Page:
Flicker fusion threshold

From Academic Kids

The flicker fusion threshold (or flicker fusion rate) is a concept in the psychophysics of vision. It is defined as the frequency at which all flicker of an intermittent light stimulus disappears.

Like all psychophysical thresholds, the flicker fusion threshold is a statistical rather than an absolute quantity. There is a range of frequencies within which flicker sometimes will be seen and sometimes will not be seen, and the threshold is the frequency at which flicker is detected on 50% of trials.

The flicker fusion threshold varies with brightness (it is higher for brighter lights) and with location on the retina where the light falls: the rod cells have a faster response than the cone cells, so flicker can be seen in peripheral vision at higher frequencies than in foveal vision. The flicker fusion threshold is also higher for a fatigued observer.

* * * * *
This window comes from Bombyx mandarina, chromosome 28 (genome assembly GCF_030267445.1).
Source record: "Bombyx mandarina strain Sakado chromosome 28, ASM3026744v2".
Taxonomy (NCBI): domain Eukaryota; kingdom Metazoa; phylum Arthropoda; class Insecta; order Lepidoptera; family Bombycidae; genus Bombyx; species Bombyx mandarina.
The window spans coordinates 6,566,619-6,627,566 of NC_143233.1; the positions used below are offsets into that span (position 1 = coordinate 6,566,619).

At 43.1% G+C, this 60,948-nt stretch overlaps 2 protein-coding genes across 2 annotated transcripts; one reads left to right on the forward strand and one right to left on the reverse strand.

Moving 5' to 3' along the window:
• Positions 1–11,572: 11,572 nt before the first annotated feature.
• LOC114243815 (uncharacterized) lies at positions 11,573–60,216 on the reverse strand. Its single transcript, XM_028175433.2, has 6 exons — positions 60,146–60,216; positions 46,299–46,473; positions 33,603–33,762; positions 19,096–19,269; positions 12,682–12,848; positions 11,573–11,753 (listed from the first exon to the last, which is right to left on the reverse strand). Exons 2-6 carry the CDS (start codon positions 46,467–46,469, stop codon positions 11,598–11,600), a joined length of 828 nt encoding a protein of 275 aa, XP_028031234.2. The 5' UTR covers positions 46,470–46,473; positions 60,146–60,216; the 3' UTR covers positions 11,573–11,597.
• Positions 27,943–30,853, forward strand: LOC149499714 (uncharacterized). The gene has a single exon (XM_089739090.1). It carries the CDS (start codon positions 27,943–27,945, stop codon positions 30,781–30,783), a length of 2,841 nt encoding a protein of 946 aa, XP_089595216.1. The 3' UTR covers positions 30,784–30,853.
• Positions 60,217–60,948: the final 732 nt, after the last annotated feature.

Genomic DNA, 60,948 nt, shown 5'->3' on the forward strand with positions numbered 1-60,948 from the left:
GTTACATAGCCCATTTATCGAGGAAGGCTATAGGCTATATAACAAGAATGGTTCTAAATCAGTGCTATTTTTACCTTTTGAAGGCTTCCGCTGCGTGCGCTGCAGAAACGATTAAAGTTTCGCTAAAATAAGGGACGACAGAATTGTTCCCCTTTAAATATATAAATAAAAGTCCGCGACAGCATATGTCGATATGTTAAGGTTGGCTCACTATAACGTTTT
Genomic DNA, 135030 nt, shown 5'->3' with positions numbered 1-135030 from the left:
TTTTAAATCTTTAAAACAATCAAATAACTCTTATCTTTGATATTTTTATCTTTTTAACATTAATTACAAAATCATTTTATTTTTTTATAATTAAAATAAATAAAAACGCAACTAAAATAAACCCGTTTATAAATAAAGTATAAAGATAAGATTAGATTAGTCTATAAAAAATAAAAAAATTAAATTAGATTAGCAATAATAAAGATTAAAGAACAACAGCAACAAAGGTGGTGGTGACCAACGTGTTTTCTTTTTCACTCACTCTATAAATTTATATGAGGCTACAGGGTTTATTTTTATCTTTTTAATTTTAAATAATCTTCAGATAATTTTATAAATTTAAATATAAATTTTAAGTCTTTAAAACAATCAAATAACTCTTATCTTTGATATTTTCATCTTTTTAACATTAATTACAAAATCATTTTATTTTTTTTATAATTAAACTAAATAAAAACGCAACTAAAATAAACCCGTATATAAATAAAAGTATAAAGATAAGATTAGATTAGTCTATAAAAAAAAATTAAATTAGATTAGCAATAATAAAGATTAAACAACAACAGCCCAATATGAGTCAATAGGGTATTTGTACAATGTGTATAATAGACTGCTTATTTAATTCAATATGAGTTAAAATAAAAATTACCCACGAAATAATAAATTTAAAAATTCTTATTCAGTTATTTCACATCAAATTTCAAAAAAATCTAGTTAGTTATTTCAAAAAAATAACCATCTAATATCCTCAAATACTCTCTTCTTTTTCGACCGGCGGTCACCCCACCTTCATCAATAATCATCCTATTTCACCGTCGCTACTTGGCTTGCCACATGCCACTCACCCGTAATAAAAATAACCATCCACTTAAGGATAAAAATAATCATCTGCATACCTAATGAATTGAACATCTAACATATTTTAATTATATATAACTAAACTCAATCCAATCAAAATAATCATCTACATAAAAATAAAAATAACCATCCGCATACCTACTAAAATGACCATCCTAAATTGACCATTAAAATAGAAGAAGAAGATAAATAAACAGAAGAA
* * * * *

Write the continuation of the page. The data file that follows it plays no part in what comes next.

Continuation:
The flicker fusion threshold also varies between species. Pigeons have been shown to have higher threshold than humans, and the same is probably true of all birds. Many mammals have a higher proportion of rods in their retinae than humans do, and it is likely that they would also have higher flicker fusion thresholds.

Flicker fusion is important in all technologies for presenting moving images, nearly all of which depend on presenting a rapid succession of static images (e.g. the frames in a cine film or a digital video file). If the frame rate falls below the flicker fusion threshold for the given viewing conditions, flicker will be apparent to the observer, and movements of objects on the film will appear jerky. For the purposes of presenting moving images, the human flicker fusion threshold is usually taken as 16 Hertz. The frame rate used in cine projection (48 Hz, each frame shown twice), television (50 or 60 Hertz interlaced), and computer displays (60 to 110 Hertz) therefore allows a reasonable margin for error or unusual viewing conditions.

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